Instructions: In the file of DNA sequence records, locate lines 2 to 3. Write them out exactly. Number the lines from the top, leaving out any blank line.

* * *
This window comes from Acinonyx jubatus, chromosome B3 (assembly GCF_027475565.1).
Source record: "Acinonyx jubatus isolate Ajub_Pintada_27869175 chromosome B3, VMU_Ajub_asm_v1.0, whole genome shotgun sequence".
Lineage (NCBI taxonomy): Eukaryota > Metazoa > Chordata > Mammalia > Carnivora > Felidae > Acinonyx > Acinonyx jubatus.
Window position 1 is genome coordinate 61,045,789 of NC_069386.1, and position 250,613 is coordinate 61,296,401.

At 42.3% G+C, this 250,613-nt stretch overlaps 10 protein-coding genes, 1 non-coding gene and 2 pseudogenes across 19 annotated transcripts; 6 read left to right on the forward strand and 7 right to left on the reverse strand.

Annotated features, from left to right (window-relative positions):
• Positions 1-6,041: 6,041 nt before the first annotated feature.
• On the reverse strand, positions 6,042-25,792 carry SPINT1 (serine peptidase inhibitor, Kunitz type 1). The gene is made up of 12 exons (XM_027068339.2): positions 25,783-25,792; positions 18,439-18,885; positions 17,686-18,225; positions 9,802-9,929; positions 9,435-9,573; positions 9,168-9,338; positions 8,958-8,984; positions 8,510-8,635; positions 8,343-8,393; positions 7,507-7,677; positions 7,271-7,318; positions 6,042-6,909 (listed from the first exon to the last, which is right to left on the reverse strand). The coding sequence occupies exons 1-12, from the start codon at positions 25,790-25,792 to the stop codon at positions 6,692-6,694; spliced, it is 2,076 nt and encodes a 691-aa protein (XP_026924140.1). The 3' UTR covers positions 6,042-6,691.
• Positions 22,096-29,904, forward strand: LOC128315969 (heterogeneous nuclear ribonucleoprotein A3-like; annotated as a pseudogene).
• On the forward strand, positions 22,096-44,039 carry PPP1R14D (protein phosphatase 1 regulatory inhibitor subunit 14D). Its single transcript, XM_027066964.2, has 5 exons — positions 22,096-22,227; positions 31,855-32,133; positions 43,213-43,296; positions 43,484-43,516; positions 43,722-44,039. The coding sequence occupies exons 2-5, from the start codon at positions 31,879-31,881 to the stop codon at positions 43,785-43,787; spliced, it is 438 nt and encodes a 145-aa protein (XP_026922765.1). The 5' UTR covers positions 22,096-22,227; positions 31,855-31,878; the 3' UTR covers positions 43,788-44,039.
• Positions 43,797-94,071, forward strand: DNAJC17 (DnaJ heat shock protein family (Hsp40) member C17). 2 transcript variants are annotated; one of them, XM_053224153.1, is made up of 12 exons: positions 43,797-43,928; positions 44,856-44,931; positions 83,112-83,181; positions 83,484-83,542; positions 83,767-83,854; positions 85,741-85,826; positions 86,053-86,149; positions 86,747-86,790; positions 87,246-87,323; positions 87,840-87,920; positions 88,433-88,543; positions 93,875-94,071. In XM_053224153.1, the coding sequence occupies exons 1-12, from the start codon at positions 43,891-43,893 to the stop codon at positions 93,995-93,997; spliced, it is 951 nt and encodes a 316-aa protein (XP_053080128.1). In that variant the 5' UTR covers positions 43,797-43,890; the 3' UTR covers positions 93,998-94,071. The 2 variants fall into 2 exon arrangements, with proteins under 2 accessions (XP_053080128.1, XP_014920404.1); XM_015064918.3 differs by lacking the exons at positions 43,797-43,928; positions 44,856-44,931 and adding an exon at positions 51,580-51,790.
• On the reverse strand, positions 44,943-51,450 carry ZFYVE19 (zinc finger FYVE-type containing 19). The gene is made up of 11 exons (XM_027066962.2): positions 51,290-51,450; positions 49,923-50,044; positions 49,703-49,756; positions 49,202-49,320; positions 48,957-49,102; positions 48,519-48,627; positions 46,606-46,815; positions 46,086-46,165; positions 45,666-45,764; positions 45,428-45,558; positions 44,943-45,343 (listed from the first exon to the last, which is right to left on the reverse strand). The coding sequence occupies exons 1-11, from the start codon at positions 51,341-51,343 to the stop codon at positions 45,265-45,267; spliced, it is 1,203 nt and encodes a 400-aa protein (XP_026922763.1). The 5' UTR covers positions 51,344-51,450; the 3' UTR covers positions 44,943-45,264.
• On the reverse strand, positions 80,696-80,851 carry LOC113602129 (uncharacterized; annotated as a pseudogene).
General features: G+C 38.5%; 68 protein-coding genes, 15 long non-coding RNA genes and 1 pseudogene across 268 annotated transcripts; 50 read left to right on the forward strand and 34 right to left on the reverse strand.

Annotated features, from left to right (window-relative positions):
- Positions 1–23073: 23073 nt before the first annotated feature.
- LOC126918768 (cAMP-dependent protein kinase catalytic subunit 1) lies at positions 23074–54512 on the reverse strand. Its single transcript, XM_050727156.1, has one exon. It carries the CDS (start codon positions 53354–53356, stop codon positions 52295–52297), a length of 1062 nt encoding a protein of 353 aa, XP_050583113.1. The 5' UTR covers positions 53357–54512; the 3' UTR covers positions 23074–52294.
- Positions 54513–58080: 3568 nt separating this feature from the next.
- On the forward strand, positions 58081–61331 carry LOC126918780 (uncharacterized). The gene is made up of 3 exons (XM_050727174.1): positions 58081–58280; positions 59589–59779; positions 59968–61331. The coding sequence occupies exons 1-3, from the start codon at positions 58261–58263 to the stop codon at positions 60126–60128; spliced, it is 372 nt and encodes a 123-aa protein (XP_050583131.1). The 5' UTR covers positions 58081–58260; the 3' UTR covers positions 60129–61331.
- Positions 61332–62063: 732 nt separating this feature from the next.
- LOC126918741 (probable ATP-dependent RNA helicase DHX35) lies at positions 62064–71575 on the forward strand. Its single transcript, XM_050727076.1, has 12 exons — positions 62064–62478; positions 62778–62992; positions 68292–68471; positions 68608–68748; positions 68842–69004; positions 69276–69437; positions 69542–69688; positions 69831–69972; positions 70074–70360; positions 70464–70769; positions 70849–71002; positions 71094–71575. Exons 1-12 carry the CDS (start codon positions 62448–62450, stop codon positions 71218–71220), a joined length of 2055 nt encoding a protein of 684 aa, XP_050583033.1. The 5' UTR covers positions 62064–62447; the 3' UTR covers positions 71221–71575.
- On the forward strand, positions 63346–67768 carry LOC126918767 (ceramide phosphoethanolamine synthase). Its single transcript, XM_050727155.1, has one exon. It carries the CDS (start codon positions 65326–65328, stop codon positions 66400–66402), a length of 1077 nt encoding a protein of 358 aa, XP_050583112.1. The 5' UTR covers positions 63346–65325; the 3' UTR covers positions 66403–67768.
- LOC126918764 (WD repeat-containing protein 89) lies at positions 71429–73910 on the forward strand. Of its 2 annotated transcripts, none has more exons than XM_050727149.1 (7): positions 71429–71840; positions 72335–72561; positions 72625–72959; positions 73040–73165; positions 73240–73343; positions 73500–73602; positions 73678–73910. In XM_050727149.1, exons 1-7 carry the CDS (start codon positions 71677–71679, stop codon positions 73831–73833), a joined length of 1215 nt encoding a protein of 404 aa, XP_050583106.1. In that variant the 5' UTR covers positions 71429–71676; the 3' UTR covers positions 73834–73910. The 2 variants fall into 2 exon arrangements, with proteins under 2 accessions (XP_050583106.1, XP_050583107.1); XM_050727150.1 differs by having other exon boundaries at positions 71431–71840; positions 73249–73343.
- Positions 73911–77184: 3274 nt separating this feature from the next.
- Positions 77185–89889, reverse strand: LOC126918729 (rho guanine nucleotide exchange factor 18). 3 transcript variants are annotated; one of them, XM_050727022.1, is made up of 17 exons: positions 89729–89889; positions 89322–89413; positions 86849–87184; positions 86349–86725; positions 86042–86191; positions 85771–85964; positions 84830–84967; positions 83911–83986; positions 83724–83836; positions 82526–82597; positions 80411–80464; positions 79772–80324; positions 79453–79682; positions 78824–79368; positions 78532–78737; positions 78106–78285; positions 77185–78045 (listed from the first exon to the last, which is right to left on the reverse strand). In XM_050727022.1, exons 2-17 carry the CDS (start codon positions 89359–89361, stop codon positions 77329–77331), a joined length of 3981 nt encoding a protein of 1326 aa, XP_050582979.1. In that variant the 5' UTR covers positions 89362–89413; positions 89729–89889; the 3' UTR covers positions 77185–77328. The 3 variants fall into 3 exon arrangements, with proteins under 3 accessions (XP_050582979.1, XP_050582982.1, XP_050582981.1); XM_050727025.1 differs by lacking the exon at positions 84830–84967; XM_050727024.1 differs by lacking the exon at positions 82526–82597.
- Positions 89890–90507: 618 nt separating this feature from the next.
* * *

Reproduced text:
Source record: "Acinonyx jubatus isolate Ajub_Pintada_27869175 chromosome B3, VMU_Ajub_asm_v1.0, whole genome shotgun sequence".
Lineage (NCBI taxonomy): Eukaryota > Metazoa > Chordata > Mammalia > Carnivora > Felidae > Acinonyx > Acinonyx jubatus.